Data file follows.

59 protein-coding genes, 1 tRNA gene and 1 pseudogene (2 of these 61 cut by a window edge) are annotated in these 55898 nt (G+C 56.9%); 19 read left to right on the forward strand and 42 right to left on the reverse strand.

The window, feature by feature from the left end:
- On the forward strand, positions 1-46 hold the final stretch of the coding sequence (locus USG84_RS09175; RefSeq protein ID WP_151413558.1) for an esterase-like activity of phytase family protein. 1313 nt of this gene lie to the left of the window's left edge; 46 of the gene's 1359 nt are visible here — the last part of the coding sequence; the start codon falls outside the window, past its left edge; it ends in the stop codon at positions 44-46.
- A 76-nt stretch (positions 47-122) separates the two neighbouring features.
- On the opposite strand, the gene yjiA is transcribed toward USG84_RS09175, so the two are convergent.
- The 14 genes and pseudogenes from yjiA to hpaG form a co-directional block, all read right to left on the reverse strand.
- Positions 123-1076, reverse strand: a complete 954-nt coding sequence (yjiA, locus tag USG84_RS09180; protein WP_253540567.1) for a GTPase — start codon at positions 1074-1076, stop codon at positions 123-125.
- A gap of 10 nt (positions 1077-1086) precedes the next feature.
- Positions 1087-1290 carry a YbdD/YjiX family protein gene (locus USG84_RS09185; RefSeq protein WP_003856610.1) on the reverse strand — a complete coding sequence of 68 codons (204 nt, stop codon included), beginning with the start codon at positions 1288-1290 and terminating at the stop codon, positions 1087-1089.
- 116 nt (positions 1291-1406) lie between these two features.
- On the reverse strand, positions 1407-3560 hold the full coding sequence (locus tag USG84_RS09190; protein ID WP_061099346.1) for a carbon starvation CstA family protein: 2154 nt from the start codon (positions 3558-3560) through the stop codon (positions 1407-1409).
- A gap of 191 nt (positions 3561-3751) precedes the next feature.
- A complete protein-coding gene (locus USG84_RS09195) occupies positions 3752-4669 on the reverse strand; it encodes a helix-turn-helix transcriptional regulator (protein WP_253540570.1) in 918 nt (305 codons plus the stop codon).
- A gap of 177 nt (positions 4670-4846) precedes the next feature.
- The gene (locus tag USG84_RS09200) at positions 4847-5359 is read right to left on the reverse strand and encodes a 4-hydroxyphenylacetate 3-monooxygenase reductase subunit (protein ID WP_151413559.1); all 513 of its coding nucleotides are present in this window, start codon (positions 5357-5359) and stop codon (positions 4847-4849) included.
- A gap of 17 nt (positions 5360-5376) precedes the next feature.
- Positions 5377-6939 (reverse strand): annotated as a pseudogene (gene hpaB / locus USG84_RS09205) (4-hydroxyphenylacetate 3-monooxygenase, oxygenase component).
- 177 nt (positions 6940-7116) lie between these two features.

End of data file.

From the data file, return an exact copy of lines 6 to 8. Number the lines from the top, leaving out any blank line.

- The 14 genes and pseudogenes from yjiA to hpaG form a co-directional block, all read right to left on the reverse strand.
- Positions 123-1076, reverse strand: a complete 954-nt coding sequence (yjiA, locus tag USG84_RS09180; protein WP_253540567.1) for a GTPase — start codon at positions 1074-1076, stop codon at positions 123-125.
- A gap of 10 nt (positions 1077-1086) precedes the next feature.